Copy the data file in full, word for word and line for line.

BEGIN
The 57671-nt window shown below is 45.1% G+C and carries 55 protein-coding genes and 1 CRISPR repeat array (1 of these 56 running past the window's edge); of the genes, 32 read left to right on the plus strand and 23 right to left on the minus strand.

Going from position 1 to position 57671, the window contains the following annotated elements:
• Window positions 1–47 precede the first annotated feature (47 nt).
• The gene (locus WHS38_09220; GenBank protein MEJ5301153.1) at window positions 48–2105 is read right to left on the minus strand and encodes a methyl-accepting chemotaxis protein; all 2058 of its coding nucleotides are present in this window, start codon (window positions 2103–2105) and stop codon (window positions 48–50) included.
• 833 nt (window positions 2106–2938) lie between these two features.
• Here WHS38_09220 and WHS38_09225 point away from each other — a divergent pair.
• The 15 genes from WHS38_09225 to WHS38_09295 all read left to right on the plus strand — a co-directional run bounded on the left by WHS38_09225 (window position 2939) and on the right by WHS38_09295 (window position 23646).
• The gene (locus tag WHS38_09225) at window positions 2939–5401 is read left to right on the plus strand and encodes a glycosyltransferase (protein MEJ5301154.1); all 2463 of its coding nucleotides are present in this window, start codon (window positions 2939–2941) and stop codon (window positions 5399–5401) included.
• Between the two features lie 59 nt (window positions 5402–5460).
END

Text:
The 57671-nt window shown below is 45.1% G+C and carries 55 protein-coding genes and 1 CRISPR repeat array (1 of these 56 running past the window's edge); of the genes, 32 read left to right on the plus strand and 23 right to left on the minus strand.

Going from position 1 to position 57671, the window contains the following annotated elements:
• Window positions 1–47 precede the first annotated feature (47 nt).
• The gene (locus WHS38_09220; GenBank protein MEJ5301153.1) at window positions 48–2105 is read right to left on the minus strand and encodes a methyl-accepting chemotaxis protein; all 2058 of its coding nucleotides are present in this window, start codon (window positions 2103–2105) and stop codon (window positions 48–50) included.
• 833 nt (window positions 2106–2938) lie between these two features.
• Here WHS38_09220 and WHS38_09225 point away from each other — a divergent pair.
• The 15 genes from WHS38_09225 to WHS38_09295 all read left to right on the plus strand — a co-directional run bounded on the left by WHS38_09225 (window position 2939) and on the right by WHS38_09295 (window position 23646).
• The gene (locus tag WHS38_09225) at window positions 2939–5401 is read left to right on the plus strand and encodes a glycosyltransferase (protein MEJ5301154.1); all 2463 of its coding nucleotides are present in this window, start codon (window positions 2939–2941) and stop codon (window positions 5399–5401) included.
• Between the two features lie 59 nt (window positions 5402–5460).